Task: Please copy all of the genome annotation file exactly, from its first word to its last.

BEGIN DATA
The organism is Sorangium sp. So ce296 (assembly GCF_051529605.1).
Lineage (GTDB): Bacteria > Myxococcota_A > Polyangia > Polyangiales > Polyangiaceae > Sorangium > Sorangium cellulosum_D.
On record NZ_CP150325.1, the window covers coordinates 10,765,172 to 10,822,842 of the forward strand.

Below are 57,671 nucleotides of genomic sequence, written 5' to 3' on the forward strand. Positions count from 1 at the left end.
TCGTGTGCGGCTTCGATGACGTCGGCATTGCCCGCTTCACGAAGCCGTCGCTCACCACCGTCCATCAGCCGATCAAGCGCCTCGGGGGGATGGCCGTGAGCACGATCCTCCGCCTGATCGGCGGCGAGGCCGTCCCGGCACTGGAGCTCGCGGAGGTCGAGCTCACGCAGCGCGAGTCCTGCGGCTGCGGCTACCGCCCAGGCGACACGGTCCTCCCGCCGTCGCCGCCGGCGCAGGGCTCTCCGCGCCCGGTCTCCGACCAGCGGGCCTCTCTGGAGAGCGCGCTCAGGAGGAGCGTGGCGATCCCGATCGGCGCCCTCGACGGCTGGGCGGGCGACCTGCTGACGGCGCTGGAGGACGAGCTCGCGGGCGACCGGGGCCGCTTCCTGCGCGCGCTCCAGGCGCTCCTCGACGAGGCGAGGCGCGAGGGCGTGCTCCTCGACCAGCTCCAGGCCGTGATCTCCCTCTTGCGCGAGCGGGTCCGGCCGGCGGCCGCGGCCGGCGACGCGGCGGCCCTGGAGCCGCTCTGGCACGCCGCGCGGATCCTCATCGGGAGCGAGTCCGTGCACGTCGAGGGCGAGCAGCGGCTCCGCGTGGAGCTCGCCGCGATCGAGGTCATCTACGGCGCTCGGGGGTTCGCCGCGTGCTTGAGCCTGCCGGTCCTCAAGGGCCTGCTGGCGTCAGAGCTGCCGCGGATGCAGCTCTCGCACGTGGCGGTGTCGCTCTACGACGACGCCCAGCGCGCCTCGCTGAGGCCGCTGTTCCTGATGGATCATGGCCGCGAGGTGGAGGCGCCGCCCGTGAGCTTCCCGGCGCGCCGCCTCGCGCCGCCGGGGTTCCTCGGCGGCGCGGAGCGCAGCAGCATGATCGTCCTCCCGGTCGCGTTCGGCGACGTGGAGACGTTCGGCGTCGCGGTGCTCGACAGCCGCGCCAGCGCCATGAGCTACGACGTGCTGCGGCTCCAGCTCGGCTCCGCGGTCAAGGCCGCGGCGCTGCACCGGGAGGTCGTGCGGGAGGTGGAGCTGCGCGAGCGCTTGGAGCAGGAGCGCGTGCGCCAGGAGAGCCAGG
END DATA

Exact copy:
The organism is Sorangium sp. So ce296 (assembly GCF_051529605.1).
Lineage (GTDB): Bacteria > Myxococcota_A > Polyangia > Polyangiales > Polyangiaceae > Sorangium > Sorangium cellulosum_D.
On record NZ_CP150325.1, the window covers coordinates 10,765,172 to 10,822,842 of the forward strand.

Below are 57,671 nucleotides of genomic sequence, written 5' to 3' on the forward strand. Positions count from 1 at the left end.
TCGTGTGCGGCTTCGATGACGTCGGCATTGCCCGCTTCACGAAGCCGTCGCTCACCACCGTCCATCAGCCGATCAAGCGCCTCGGGGGGATGGCCGTGAGCACGATCCTCCGCCTGATCGGCGGCGAGGCCGTCCCGGCACTGGAGCTCGCGGAGGTCGAGCTCACGCAGCGCGAGTCCTGCGGCTGCGGCTACCGCCCAGGCGACACGGTCCTCCCGCCGTCGCCGCCGGCGCAGGGCTCTCCGCGCCCGGTCTCCGACCAGCGGGCCTCTCTGGAGAGCGCGCTCAGGAGGAGCGTGGCGATCCCGATCGGCGCCCTCGACGGCTGGGCGGGCGACCTGCTGACGGCGCTGGAGGACGAGCTCGCGGGCGACCGGGGCCGCTTCCTGCGCGCGCTCCAGGCGCTCCTCGACGAGGCGAGGCGCGAGGGCGTGCTCCTCGACCAGCTCCAGGCCGTGATCTCCCTCTTGCGCGAGCGGGTCCGGCCGGCGGCCGCGGCCGGCGACGCGGCGGCCCTGGAGCCGCTCTGGCACGCCGCGCGGATCCTCATCGGGAGCGAGTCCGTGCACGTCGAGGGCGAGCAGCGGCTCCGCGTGGAGCTCGCCGCGATCGAGGTCATCTACGGCGCTCGGGGGTTCGCCGCGTGCTTGAGCCTGCCGGTCCTCAAGGGCCTGCTGGCGTCAGAGCTGCCGCGGATGCAGCTCTCGCACGTGGCGGTGTCGCTCTACGACGACGCCCAGCGCGCCTCGCTGAGGCCGCTGTTCCTGATGGATCATGGCCGCGAGGTGGAGGCGCCGCCCGTGAGCTTCCCGGCGCGCCGCCTCGCGCCGCCGGGGTTCCTCGGCGGCGCGGAGCGCAGCAGCATGATCGTCCTCCCGGTCGCGTTCGGCGACGTGGAGACGTTCGGCGTCGCGGTGCTCGACAGCCGCGCCAGCGCCATGAGCTACGACGTGCTGCGGCTCCAGCTCGGCTCCGCGGTCAAGGCCGCGGCGCTGCACCGGGAGGTCGTGCGGGAGGTGGAGCTGCGCGAGCGCTTGGAGCAGGAGCGCGTGCGCCAGGAGAGCCAGG